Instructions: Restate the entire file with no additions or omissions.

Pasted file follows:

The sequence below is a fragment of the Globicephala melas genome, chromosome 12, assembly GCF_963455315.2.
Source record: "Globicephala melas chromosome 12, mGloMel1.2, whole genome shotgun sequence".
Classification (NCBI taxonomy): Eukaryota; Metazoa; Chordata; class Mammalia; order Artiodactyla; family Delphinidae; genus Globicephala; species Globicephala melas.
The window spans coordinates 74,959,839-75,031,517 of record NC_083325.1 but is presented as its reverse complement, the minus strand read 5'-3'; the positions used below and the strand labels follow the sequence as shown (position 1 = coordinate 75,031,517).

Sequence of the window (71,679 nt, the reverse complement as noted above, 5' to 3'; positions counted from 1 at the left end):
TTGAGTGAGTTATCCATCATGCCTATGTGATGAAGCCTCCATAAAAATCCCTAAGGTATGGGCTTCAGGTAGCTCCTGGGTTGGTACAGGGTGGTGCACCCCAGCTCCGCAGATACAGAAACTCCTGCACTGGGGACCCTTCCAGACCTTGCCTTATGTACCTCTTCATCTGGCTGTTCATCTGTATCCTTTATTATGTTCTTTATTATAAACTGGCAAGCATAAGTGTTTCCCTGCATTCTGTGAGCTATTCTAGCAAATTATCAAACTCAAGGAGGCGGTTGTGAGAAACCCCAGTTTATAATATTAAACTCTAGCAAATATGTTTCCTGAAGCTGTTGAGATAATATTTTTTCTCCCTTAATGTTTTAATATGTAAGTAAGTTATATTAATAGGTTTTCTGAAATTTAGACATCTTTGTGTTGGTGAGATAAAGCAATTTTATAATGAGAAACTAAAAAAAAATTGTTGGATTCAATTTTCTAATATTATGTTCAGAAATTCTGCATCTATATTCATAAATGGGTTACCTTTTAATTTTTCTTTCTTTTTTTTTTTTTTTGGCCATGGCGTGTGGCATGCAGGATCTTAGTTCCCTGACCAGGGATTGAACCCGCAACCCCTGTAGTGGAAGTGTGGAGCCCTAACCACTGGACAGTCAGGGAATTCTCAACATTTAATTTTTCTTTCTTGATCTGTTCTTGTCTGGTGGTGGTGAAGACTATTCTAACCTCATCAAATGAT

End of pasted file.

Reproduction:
The sequence below is a fragment of the Globicephala melas genome, chromosome 12, assembly GCF_963455315.2.
Source record: "Globicephala melas chromosome 12, mGloMel1.2, whole genome shotgun sequence".
Classification (NCBI taxonomy): Eukaryota; Metazoa; Chordata; class Mammalia; order Artiodactyla; family Delphinidae; genus Globicephala; species Globicephala melas.
The window spans coordinates 74,959,839-75,031,517 of record NC_083325.1 but is presented as its reverse complement, the minus strand read 5'-3'; the positions used below and the strand labels follow the sequence as shown (position 1 = coordinate 75,031,517).

Sequence of the window (71,679 nt, the reverse complement as noted above, 5' to 3'; positions counted from 1 at the left end):
TTGAGTGAGTTATCCATCATGCCTATGTGATGAAGCCTCCATAAAAATCCCTAAGGTATGGGCTTCAGGTAGCTCCTGGGTTGGTACAGGGTGGTGCACCCCAGCTCCGCAGATACAGAAACTCCTGCACTGGGGACCCTTCCAGACCTTGCCTTATGTACCTCTTCATCTGGCTGTTCATCTGTATCCTTTATTATGTTCTTTATTATAAACTGGCAAGCATAAGTGTTTCCCTGCATTCTGTGAGCTATTCTAGCAAATTATCAAACTCAAGGAGGCGGTTGTGAGAAACCCCAGTTTATAATATTAAACTCTAGCAAATATGTTTCCTGAAGCTGTTGAGATAATATTTTTTCTCCCTTAATGTTTTAATATGTAAGTAAGTTATATTAATAGGTTTTCTGAAATTTAGACATCTTTGTGTTGGTGAGATAAAGCAATTTTATAATGAGAAACTAAAAAAAAATTGTTGGATTCAATTTTCTAATATTATGTTCAGAAATTCTGCATCTATATTCATAAATGGGTTACCTTTTAATTTTTCTTTCTTTTTTTTTTTTTTTGGCCATGGCGTGTGGCATGCAGGATCTTAGTTCCCTGACCAGGGATTGAACCCGCAACCCCTGTAGTGGAAGTGTGGAGCCCTAACCACTGGACAGTCAGGGAATTCTCAACATTTAATTTTTCTTTCTTGATCTGTTCTTGTCTGGTGGTGGTGAAGACTATTCTAACCTCATCAAATGAT